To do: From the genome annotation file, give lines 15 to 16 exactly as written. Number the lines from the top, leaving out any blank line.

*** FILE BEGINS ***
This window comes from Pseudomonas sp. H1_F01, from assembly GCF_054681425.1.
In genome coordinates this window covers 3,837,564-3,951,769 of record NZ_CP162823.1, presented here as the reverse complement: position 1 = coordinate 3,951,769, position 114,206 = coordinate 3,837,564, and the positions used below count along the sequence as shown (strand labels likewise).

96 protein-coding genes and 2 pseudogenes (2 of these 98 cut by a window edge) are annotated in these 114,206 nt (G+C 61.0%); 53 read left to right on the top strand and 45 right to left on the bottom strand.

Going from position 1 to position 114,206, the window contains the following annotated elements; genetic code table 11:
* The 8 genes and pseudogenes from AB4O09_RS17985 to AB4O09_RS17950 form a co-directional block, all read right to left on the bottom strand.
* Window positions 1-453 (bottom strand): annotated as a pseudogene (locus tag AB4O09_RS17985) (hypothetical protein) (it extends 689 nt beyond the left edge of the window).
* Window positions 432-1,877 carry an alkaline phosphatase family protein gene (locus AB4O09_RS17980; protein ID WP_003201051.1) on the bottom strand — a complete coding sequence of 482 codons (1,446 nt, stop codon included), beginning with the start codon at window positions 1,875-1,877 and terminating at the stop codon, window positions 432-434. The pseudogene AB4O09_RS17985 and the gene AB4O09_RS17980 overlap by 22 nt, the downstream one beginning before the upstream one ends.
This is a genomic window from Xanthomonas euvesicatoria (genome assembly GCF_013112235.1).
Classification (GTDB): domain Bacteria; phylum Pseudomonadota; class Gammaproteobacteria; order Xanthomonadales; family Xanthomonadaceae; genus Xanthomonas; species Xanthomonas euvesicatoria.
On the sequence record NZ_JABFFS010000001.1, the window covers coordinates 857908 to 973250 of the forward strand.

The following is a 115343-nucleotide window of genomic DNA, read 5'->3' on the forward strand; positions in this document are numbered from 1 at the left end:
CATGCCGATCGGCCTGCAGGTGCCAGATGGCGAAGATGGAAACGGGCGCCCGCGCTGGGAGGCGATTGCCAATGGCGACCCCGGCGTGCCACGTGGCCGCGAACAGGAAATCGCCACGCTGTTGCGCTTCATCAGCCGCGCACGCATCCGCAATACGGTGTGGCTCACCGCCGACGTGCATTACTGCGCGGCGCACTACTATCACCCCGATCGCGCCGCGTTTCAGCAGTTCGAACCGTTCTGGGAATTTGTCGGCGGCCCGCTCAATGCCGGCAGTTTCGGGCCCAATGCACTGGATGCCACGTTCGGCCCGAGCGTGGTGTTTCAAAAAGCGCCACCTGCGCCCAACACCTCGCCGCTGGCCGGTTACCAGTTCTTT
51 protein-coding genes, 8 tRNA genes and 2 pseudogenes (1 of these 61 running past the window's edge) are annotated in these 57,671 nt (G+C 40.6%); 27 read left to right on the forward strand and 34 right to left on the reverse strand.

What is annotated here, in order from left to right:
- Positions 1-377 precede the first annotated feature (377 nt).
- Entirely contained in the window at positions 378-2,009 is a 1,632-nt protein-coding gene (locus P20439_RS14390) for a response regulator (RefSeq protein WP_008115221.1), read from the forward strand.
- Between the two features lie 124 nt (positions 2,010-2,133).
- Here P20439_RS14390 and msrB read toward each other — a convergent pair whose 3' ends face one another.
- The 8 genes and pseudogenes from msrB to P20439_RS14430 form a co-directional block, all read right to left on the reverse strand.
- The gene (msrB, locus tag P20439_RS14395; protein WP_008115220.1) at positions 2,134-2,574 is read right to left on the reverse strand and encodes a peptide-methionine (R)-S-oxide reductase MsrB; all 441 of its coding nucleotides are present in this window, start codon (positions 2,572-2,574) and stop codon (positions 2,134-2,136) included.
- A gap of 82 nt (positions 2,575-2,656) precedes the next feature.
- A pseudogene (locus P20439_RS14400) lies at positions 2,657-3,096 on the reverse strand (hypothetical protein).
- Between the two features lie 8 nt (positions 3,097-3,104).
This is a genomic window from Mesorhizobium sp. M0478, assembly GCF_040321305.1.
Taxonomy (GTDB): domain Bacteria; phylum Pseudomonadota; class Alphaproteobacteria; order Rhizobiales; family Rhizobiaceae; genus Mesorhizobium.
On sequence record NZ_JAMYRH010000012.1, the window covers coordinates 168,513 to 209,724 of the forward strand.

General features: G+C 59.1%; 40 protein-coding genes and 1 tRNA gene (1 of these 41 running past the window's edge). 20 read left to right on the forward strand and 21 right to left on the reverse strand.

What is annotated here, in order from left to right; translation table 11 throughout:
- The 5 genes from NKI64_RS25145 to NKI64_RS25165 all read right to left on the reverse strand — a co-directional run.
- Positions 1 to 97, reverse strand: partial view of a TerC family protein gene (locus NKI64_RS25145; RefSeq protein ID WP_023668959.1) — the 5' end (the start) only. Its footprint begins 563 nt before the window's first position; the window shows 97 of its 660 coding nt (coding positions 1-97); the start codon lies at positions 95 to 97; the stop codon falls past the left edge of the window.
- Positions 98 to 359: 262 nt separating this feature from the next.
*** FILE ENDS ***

- Positions 1-377 precede the first annotated feature (377 nt).
- Entirely contained in the window at positions 378-2,009 is a 1,632-nt protein-coding gene (locus P20439_RS14390) for a response regulator (RefSeq protein WP_008115221.1), read from the forward strand.